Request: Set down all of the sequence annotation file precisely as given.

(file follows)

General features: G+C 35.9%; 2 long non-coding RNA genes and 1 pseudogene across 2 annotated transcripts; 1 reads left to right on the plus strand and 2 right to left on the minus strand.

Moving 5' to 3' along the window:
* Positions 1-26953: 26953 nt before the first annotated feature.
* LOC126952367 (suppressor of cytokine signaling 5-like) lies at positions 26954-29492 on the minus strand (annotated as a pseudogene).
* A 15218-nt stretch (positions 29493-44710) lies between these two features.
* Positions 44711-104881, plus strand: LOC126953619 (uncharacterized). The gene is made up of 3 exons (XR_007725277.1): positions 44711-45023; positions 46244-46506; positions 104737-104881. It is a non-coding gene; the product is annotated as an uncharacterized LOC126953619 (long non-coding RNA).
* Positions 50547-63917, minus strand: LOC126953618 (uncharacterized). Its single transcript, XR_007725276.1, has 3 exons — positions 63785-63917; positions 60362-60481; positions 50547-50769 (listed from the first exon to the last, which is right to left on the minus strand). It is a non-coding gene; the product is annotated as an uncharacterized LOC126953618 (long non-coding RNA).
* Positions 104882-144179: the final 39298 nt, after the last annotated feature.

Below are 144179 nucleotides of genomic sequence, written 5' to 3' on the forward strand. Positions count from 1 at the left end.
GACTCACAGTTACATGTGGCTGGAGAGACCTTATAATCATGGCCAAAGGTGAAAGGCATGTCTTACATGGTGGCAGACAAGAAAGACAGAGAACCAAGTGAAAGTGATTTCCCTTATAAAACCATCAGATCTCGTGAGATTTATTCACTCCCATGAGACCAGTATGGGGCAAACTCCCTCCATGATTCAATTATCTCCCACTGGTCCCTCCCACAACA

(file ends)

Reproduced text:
General features: G+C 35.9%; 2 long non-coding RNA genes and 1 pseudogene across 2 annotated transcripts; 1 reads left to right on the plus strand and 2 right to left on the minus strand.

Moving 5' to 3' along the window:
* Positions 1-26953: 26953 nt before the first annotated feature.
* LOC126952367 (suppressor of cytokine signaling 5-like) lies at positions 26954-29492 on the minus strand (annotated as a pseudogene).
* A 15218-nt stretch (positions 29493-44710) lies between these two features.
* Positions 44711-104881, plus strand: LOC126953619 (uncharacterized). The gene is made up of 3 exons (XR_007725277.1): positions 44711-45023; positions 46244-46506; positions 104737-104881. It is a non-coding gene; the product is annotated as an uncharacterized LOC126953619 (long non-coding RNA).
* Positions 50547-63917, minus strand: LOC126953618 (uncharacterized). Its single transcript, XR_007725276.1, has 3 exons — positions 63785-63917; positions 60362-60481; positions 50547-50769 (listed from the first exon to the last, which is right to left on the minus strand). It is a non-coding gene; the product is annotated as an uncharacterized LOC126953618 (long non-coding RNA).
* Positions 104882-144179: the final 39298 nt, after the last annotated feature.

Below are 144179 nucleotides of genomic sequence, written 5' to 3' on the forward strand. Positions count from 1 at the left end.
GACTCACAGTTACATGTGGCTGGAGAGACCTTATAATCATGGCCAAAGGTGAAAGGCATGTCTTACATGGTGGCAGACAAGAAAGACAGAGAACCAAGTGAAAGTGATTTCCCTTATAAAACCATCAGATCTCGTGAGATTTATTCACTCCCATGAGACCAGTATGGGGCAAACTCCCTCCATGATTCAATTATCTCCCACTGGTCCCTCCCACAACA